‘The Kindergarten Teacher’: Maggie Gyllenhaal Peaks in Poetry Prodigy Drama

The uncommonly adventurous Maggie Gyllenhaal hits a new career peak with The Kindergarten Teacher, compelling us to understand a woman who maybe doesn’t understand herself. That’s an apt description of her Lisa Spinelli, a Staten Island wife and mother who’s been teaching kindergarten for 20 years — the kind of person whose soft voice barely disguises the fact that she’s screaming inside. Lisa has dreams of being a poet, an artistic calling whose wheels have come off as the culture dives further into digital, short-attention-span freefall. She has a decent husband (Michael Chernus) who cares — or pretends to — that she takes an adult education course in poetry writing. Her two teenage children (Daisy Tahan, Sam Jules) are way too wrapped up in their own lives to make time for her. To make matter worse, Lisa’s flirty instructor, nicely done by Gael García Bernal, doesn’t think her work is very good.

It’s at this point that you may be ready to write off the movie as one of those well-meaning exercises in midlife angst. Don’t you dare. Gyllenhaal is not one to color inside the box, and neither is writer-director Sara Colangelo (Little Accidents). In shifting Israeli director Nadav Lapid’s 2014 drama into an American context, this English-language remake throws audiences to places they won’t see coming. It may seem conventional when Lisa takes an interest in her student Jimmy (Parker Sevak), a quiet boy who unprompted will start reciting lines that read as poetry. She is dumbstruck. How can a child know so much of life? So the woman writes down Jimmy’s words and passes them off as her own in poetry class. Suddenly, her teacher is impressed. And there’s Lisa pressing Jimmy’s neglectful nanny (Rosa Salazar) to transcribe anything the the boy says.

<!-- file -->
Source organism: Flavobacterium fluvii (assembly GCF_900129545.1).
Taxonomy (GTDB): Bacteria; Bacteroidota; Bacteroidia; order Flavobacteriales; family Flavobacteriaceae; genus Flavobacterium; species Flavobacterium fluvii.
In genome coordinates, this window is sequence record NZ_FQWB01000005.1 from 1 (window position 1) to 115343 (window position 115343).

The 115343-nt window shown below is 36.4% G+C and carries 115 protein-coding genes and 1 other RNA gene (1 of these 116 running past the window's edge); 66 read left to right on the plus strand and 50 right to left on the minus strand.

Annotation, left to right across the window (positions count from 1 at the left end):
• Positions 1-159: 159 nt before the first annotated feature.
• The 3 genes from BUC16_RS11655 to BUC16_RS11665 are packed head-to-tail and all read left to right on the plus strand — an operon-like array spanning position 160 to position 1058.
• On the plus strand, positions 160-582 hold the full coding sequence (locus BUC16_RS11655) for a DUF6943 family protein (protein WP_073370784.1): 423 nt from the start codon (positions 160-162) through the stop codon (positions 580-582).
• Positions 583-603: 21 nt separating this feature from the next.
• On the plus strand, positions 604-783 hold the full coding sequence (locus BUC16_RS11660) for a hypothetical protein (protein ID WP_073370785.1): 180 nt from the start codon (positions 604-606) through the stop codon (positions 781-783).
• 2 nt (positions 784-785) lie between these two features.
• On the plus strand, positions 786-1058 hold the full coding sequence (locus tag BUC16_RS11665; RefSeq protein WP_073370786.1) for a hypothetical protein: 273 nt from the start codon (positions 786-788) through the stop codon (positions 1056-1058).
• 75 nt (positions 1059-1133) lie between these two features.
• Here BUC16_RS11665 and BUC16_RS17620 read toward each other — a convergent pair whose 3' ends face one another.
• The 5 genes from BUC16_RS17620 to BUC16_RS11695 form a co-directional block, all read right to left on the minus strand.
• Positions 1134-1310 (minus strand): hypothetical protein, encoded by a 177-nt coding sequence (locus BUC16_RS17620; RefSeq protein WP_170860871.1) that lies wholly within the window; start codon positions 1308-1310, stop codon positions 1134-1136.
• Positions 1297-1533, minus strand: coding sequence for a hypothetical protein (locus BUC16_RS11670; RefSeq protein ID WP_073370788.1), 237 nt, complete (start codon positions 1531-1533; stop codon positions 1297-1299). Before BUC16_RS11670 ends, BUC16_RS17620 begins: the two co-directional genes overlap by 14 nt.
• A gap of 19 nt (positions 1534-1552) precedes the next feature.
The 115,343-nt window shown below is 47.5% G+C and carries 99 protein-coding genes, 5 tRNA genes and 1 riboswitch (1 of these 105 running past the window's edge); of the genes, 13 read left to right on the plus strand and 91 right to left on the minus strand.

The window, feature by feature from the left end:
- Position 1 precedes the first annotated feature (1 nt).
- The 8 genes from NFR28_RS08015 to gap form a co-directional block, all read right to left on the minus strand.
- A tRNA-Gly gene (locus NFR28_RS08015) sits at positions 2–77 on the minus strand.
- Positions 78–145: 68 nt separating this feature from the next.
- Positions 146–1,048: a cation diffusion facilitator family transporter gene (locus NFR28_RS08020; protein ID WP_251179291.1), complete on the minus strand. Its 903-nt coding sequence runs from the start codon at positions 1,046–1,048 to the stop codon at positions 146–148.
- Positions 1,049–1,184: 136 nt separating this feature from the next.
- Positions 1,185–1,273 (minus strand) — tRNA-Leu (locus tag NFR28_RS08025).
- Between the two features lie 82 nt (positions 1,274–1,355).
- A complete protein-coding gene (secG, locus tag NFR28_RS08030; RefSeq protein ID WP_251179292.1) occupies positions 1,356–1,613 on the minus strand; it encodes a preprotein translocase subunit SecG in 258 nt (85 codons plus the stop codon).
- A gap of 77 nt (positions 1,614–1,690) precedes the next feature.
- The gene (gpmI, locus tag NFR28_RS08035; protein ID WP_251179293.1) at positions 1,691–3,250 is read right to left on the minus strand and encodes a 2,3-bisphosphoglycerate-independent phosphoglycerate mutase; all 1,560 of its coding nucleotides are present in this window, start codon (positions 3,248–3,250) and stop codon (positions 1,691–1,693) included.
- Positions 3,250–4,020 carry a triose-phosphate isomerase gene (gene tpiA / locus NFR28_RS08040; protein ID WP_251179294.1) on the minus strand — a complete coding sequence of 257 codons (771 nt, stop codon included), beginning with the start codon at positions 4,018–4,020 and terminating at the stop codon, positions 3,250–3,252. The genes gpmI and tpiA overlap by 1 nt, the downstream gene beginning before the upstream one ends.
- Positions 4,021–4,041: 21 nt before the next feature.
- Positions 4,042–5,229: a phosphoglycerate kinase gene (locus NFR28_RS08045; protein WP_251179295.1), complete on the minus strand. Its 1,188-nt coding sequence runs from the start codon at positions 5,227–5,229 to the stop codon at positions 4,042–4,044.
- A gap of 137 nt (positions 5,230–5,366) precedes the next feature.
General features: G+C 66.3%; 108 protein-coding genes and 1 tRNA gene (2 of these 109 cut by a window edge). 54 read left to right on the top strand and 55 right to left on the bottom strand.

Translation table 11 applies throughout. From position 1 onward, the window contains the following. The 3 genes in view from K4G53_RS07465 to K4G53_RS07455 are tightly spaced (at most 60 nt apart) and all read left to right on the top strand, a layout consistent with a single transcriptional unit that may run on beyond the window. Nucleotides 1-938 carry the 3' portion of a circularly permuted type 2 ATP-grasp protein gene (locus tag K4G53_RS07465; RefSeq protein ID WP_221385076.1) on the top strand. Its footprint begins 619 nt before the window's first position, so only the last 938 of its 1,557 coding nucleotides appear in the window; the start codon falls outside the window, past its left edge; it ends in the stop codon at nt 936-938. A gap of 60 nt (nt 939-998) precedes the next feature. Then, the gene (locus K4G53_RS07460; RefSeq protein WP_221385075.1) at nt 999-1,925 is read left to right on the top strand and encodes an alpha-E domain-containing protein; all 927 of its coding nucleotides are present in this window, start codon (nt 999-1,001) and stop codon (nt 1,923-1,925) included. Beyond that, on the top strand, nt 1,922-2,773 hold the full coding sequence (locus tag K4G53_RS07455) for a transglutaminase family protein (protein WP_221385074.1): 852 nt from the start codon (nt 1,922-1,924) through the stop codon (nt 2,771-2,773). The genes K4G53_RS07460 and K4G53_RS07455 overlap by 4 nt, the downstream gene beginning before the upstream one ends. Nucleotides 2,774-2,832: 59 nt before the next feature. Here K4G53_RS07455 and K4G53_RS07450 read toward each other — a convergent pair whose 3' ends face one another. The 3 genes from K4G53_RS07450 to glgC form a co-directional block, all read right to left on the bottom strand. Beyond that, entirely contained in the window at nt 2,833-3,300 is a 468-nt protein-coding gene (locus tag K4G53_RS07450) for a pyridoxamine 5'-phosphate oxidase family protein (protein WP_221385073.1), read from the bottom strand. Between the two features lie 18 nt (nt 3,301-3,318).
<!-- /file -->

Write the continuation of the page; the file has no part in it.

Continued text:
At this point, you might thinking the film is becoming a cautionary tale about appropriating someone else’s work as your own. Wrong. Before long, Lisa is bringing Jimmy to a poetry reading in Manhattan (against the explicit orders of his divorced father), letting the audience and her teacher see what he can do. Jimmy, half scared and half exhilarated, does himself proud. But her deception gets her booted out of poetry class.

Does rejection destroy this would-be patron of the arts? You’d think. But no. Instead Lisa makes Jimmy her cause. She sneaks him out of kindergarten during nap time and into a rest room where she pushes him to create. It’s no wonder his parents transfer him to a new school, an incident that brings his former teacher to the breaking point, as she kidnaps Jimmy from his new school and sweeps off her prodigy to a lake resort where they can share deep thoughts and a room.

It’s hard not to think “WTF?!” as the film drifts into a creepy suspense thriller that makes us fear for the child. What is this grown woman doing with a five-year-old who barely speaks until he says, “I have a poem”? Is Lisa a professional or a predator? Luckily, Colangelo doesn’t pursue the worst-case scenario. But she does take us to an unsettling place where her heroine has become unmoored from reality. The film doesn’t offer literal answers, glib or profound. The art that The Kindergarten Teacher is scanning can be found in Gyllenhaal’s eyes, hungry for a life of the mind and one starved of meaning. Jimmy is not the only one who has something to say. For the filmmaker and her star, this movie is their poem.

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